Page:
Wednesday, August 17, 2005

Taxes, inflation up

Zimbabwe's year on year inflation climbed to 254.8 % in July according to Zimonline. Contrary to assertions by Gideon Gono the central bank govenor that he expected it down around 80% by year's end, inflation has continued on an upward spiral up from 127% in March. Zimbabwe's inflation plateaued at 622% last year. This has prompted the country's beleagured finance minister Herbert Murerwa to tighten the screws on Zimbabwe's economy in a desperate bid stave off total collapse of the economy.

Inflation has come unfettered after months of crippling shortages of fuel, electricity and food. The shortages were compounded by the government's cleanup operation which saw the destruction of the informal trade in Zimbabwe's urban centers.

Off course the chief culprit responsible for inflation is unbridled money supply growth which simply means the government is printing paper with no value and putting it out there as legal tender or money. Why would the government do such a thing? It's called deficit financing. When government's overspend and their creditworth is nil (meaning they can't borrow), they print paper money to pay for their extravagant spending. This is exactly what the Zimbabwean government has been doing hence the inflation.

In a supplementary budget and mid termpolicy review statement issued yesterday, Murerwa announced a string of new measures to compliment Gono's monetary side efforts at stemming money supply growth and speculative activity. While there are no new increases to Pay As You Earn (P.A.Y.E) the government's income tax program, the minister rejected appeals by the public for a real upwards revision of the tax free bracket only granting a token adjustment of ZW$500,000 to set it at ZW$1.5 million up from ZW$1 million. P.A.Y.E funds 45% of the government's revenue inflows which is why he left it untouched.

The bevy of new taxes and fees Zimbabwe's longsuffering public must now cope with include;

  • a 2.5% increase in VAT (Value Added Tax) to 17.5%
  • a new carrying-capacity based taxes on commuter transporters and taxis
  • a presemputive tax of 5% of the gross value of minerals and precious materials on all mining operations
  • a new toll fee (unexplained but Zimbabwe currently has no toll gates)
  • a witholding tax of 10% on marketable securities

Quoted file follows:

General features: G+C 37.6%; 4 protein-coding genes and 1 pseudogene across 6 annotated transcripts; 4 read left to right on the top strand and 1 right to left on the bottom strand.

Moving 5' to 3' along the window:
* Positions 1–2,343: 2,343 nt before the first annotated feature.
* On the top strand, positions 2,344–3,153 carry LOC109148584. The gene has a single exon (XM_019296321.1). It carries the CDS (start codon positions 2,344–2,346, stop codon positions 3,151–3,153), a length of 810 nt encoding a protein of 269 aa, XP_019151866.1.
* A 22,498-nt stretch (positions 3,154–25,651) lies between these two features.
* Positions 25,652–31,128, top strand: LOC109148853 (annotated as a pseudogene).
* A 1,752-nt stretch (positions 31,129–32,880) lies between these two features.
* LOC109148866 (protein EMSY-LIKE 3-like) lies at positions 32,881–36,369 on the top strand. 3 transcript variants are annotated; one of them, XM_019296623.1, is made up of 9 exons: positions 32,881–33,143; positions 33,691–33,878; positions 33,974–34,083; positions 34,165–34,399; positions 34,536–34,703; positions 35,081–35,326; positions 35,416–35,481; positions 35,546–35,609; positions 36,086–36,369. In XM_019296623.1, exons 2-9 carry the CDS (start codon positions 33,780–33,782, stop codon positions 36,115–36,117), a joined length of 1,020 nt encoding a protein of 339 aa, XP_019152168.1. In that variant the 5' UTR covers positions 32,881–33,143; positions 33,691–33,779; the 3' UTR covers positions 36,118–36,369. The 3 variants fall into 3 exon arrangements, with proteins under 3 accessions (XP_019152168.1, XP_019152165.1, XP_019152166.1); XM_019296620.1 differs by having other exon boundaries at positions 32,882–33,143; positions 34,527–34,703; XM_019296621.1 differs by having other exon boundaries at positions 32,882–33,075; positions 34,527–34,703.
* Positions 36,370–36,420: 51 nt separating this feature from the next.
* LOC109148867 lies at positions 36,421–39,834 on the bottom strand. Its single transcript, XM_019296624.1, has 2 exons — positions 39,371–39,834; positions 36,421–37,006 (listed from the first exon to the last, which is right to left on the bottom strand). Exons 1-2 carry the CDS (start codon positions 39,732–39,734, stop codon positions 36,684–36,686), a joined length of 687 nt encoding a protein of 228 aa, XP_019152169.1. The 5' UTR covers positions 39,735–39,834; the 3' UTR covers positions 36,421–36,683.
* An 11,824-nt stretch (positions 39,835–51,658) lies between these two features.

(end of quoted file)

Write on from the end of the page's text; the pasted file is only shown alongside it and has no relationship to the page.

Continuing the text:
• a ZW$1,500 increase in the stamp duty for check processing

All this boils down to this one thing: life in Zimbabwe is going to be much more expensive than it has been in the past and the public is bearing the brunt of the burden. Naturally, these new measures came with no apology from government for failed policies. This lame article in the Herald casually quips that the new taxes are necessitated, "by the current drought and its attendant challenges." What do they think we are stupid or something? Don't they realize that we've been here through the umpteen policy pronouncements they've made over the last few years?

Token promises of reduced government spending predicated upon postponing all new projects indefinitely. Murerwa announced that ministerial budgetory allocation had been reduced by the tune of 3 trillion Zim dollars, but we all know they overspend by twice that amount come year's end. How about doing something definitive like say reducing the size of cabinet. Zimbabwe's unproportionally large cabinet is bloated and this was brought up months ago;

"The new cabinet – dubbed the ‘Development Cabinet’ – has 31 ministries; eight more than the last cabinet, despite protestations from critics who felt Zimbabwe could not sustain such a large number of portfolios. On top of this figure are the ten governors and resident ministers and 19 deputy ministers.

Budgetary concerns have been behind the criticism of a burgeoning cabinet."
Murerwa also reviewed his GDP growth expectations from around 3.5% to under 2%.

All is not well in Zimbabwe.

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